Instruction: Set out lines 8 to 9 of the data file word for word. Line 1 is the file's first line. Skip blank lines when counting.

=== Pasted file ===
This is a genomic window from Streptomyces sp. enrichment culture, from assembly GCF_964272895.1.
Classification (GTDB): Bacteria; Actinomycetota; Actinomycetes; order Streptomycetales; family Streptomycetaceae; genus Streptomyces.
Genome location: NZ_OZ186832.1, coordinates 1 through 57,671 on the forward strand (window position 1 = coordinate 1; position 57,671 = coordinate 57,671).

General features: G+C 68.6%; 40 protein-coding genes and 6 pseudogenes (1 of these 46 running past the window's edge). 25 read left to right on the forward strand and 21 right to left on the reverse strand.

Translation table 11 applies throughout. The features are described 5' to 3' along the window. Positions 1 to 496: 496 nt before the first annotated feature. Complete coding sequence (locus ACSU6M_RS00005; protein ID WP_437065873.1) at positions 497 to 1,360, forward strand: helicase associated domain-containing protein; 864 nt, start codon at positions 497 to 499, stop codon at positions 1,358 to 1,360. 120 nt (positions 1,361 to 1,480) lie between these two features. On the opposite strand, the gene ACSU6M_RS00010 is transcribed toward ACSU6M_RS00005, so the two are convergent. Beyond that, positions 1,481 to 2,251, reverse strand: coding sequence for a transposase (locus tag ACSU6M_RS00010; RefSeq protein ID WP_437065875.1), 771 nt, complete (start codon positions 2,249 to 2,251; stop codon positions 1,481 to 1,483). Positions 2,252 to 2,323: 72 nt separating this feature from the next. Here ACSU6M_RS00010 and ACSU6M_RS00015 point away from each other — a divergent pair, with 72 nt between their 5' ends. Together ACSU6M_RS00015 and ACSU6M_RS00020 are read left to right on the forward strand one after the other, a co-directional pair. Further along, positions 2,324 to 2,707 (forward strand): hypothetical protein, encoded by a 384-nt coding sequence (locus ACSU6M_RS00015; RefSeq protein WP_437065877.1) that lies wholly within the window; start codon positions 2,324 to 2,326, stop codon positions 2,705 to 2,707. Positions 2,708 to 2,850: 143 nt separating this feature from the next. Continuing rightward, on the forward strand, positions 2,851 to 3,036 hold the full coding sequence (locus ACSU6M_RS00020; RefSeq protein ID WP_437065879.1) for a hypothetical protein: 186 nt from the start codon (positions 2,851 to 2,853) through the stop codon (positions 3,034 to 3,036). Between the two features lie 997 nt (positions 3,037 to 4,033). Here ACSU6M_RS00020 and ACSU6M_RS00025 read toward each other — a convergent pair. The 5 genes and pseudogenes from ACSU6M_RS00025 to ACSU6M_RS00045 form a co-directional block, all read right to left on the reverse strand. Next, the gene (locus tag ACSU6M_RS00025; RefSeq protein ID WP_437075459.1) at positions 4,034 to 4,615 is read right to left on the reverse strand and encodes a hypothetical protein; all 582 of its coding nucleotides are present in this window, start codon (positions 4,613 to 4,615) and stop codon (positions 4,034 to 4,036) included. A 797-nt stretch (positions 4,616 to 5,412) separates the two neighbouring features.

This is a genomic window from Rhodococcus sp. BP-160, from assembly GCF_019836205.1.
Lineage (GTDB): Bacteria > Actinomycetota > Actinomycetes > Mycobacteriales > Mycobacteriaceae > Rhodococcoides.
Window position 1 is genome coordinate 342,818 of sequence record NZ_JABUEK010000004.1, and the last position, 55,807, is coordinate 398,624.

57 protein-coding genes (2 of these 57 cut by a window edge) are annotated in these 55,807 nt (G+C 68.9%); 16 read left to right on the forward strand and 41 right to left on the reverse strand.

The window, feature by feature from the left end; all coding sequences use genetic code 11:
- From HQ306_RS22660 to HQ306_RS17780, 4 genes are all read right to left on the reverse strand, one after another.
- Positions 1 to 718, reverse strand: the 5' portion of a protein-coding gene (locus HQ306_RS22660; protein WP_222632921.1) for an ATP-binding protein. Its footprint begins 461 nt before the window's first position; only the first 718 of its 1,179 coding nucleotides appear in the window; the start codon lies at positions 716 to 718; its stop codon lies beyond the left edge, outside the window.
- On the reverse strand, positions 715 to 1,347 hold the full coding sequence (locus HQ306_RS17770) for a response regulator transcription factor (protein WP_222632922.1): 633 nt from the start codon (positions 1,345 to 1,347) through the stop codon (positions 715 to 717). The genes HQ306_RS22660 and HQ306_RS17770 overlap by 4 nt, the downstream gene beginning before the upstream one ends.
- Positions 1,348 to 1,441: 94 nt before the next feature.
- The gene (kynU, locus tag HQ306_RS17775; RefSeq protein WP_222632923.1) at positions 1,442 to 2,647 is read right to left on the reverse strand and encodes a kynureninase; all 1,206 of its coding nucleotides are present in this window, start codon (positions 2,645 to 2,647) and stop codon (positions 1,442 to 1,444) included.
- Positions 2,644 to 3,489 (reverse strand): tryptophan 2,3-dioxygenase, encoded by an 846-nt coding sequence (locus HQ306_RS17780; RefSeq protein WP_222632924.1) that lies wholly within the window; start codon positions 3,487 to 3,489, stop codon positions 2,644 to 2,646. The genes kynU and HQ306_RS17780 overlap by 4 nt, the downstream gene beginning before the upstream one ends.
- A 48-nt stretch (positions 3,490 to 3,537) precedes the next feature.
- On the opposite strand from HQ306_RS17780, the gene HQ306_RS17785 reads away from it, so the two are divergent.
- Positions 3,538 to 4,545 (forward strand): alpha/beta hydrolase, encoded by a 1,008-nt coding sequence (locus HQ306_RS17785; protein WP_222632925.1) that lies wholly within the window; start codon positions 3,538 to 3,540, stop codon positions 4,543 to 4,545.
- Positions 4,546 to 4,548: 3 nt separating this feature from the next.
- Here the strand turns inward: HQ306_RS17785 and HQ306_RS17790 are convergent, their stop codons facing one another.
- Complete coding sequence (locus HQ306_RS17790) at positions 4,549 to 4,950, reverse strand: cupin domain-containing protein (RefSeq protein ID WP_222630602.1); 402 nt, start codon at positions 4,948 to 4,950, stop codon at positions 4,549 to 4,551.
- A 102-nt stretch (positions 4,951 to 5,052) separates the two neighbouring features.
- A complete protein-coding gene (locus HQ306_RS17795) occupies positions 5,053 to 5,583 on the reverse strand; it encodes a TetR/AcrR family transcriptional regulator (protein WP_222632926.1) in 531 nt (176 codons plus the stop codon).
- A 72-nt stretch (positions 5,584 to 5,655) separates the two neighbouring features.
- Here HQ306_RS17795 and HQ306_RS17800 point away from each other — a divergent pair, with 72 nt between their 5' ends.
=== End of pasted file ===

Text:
Window position 1 is genome coordinate 342,818 of sequence record NZ_JABUEK010000004.1, and the last position, 55,807, is coordinate 398,624.

57 protein-coding genes (2 of these 57 cut by a window edge) are annotated in these 55,807 nt (G+C 68.9%); 16 read left to right on the forward strand and 41 right to left on the reverse strand.